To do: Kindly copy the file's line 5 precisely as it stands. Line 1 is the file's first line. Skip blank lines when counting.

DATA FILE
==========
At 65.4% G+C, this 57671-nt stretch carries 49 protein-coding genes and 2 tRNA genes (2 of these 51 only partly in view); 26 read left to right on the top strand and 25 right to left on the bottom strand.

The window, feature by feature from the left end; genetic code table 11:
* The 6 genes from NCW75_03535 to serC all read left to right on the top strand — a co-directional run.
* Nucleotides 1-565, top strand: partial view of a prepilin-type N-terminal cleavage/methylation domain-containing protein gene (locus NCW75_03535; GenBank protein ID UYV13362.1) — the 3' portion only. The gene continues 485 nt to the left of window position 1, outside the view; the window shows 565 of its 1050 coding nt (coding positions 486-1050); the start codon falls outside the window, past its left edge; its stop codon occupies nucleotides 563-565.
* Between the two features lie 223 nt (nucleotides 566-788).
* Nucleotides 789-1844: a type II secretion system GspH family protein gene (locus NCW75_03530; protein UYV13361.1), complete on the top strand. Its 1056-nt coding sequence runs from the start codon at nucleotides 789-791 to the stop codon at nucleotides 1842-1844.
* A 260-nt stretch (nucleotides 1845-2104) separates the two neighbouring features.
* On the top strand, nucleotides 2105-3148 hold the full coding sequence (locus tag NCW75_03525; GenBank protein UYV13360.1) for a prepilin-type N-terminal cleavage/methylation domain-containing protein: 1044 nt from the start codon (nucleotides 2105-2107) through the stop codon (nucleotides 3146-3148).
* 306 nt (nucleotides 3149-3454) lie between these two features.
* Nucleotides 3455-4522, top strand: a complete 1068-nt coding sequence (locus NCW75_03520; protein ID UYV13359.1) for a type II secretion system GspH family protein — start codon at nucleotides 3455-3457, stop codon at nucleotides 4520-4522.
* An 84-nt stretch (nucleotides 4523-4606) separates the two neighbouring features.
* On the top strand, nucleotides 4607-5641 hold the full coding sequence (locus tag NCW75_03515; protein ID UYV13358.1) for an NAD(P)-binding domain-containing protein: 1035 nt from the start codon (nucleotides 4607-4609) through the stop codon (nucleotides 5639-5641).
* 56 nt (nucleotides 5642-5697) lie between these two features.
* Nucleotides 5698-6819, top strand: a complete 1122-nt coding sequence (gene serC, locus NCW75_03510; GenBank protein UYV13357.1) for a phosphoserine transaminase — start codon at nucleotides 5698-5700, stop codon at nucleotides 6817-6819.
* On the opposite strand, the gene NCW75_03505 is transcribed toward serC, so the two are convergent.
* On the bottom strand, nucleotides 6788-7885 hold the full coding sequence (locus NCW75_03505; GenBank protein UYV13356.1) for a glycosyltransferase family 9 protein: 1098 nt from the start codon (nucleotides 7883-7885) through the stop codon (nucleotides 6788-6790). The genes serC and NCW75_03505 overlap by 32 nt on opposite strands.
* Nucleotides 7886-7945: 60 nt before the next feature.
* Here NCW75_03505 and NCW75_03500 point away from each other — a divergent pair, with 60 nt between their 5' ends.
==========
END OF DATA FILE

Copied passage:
* Between the two features lie 223 nt (nucleotides 566-788).